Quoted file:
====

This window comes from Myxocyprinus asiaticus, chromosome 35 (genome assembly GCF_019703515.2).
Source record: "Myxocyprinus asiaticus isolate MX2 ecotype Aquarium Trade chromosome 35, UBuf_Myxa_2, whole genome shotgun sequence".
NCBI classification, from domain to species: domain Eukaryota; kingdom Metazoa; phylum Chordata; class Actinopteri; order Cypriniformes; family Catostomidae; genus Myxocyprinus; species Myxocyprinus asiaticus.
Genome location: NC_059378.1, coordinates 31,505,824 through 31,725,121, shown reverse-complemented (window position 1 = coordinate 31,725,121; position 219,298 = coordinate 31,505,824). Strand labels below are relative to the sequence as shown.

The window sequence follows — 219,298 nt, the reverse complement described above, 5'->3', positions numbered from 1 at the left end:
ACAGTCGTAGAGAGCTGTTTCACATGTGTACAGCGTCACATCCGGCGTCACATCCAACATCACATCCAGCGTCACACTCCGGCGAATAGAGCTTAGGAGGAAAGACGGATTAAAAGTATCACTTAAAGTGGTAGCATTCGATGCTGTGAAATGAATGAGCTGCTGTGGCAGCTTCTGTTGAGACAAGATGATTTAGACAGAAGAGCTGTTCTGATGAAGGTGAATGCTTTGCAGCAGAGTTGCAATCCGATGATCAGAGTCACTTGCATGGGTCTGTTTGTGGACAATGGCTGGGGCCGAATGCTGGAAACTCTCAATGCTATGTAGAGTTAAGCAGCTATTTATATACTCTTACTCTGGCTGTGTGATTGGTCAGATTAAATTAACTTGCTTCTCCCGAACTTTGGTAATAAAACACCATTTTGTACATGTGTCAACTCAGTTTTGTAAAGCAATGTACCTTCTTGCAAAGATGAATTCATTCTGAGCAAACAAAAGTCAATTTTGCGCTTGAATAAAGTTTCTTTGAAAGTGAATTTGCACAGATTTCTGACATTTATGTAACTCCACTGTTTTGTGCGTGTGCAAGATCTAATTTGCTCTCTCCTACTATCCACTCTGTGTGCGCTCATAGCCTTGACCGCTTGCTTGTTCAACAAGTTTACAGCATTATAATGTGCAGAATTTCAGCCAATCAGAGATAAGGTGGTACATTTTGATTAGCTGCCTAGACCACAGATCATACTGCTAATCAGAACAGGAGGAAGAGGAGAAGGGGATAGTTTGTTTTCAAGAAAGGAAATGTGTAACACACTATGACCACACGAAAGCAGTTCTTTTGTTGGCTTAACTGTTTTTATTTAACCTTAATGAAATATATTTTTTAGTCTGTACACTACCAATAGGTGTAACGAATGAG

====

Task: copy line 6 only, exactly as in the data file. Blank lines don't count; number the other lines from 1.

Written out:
ACAGTCGTAGAGAGCTGTTTCACATGTGTACAGCGTCACATCCGGCGTCACATCCAACATCACATCCAGCGTCACACTCCGGCGAATAGAGCTTAGGAGGAAAGACGGATTAAAAGTATCACTTAAAGTGGTAGCATTCGATGCTGTGAAATGAATGAGCTGCTGTGGCAGCTTCTGTTGAGACAAGATGATTTAGACAGAAGAGCTGTTCTGATGAAGGTGAATGCTTTGCAGCAGAGTTGCAATCCGATGATCAGAGTCACTTGCATGGGTCTGTTTGTGGACAATGGCTGGGGCCGAATGCTGGAAACTCTCAATGCTATGTAGAGTTAAGCAGCTATTTATATACTCTTACTCTGGCTGTGTGATTGGTCAGATTAAATTAACTTGCTTCTCCCGAACTTTGGTAATAAAACACCATTTTGTACATGTGTCAACTCAGTTTTGTAAAGCAATGTACCTTCTTGCAAAGATGAATTCATTCTGAGCAAACAAAAGTCAATTTTGCGCTTGAATAAAGTTTCTTTGAAAGTGAATTTGCACAGATTTCTGACATTTATGTAACTCCACTGTTTTGTGCGTGTGCAAGATCTAATTTGCTCTCTCCTACTATCCACTCTGTGTGCGCTCATAGCCTTGACCGCTTGCTTGTTCAACAAGTTTACAGCATTATAATGTGCAGAATTTCAGCCAATCAGAGATAAGGTGGTACATTTTGATTAGCTGCCTAGACCACAGATCATACTGCTAATCAGAACAGGAGGAAGAGGAGAAGGGGATAGTTTGTTTTCAAGAAAGGAAATGTGTAACACACTATGACCACACGAAAGCAGTTCTTTTGTTGGCTTAACTGTTTTTATTTAACCTTAATGAAATATATTTTTTAGTCTGTACACTACCAATAGGTGTAACGAATGAG